the ucla digital karnak model has been reviewed by the curator of the department of ancient egypt and sudan at the british museum, neal spencer. the egyptian complex at karnak is the latest digital reconstruction to come out of the ucla experiential technologies center lab. previous models include the roman forum including the colosseum (italy), qumran (west bank), the cathedral at santiago de compostela (spain), and the hypermedia project.
Karnak represents a perfect case study for using virtual reconstructions, satellite imagery and interactive tools to allow interested parties to explore the archaeological site in many different ways. Karnak lends itself to periodisation, something very difficult to visualise when actually among the jumbled up ruins of the temple, with late phase building shrouding much of what went before, and many buildings having been dismantled or moved, even in ancient times. The timemap feature is particularly useful at disentangling the complex construction histories, with maps overlaid on a Google Earth image, and pop-up boxes to allow further investigation of individual buildings. Each ‘feature’ or monument is then associated with an archive, comprising model rendering, photographs (new and old), videos and object references.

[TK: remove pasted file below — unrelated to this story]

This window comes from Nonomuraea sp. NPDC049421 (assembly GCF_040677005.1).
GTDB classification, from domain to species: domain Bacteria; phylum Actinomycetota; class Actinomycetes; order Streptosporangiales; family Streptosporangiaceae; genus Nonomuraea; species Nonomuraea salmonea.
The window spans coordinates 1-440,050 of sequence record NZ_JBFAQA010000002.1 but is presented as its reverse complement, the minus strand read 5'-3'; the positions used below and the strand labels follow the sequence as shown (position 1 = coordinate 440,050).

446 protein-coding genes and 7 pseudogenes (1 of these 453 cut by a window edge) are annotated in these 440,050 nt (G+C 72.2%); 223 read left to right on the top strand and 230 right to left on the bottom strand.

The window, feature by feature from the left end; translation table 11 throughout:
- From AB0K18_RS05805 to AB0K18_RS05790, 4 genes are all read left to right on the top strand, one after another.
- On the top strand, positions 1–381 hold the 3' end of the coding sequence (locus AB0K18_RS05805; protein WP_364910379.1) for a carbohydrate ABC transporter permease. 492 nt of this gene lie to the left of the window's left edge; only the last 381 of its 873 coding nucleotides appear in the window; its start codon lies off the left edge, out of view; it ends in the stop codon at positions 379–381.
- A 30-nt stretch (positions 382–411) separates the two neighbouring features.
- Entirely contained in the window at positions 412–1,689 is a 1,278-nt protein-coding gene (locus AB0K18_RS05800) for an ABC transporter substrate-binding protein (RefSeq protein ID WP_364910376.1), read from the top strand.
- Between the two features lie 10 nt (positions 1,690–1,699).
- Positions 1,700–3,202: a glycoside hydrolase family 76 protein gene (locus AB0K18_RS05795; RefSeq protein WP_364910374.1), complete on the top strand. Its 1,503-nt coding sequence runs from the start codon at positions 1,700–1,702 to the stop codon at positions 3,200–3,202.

read the review here.
Filed under: archaeology, digital humanities, scholarship, technology, ucla | Tagged: british museum, colosseum, curator, digital, egypt, egyptology, etc, experiential technologies center, hypercities, hypermedia, karnak, model, neal spencer, qumran, roman forum, santiago de compostela, ucla |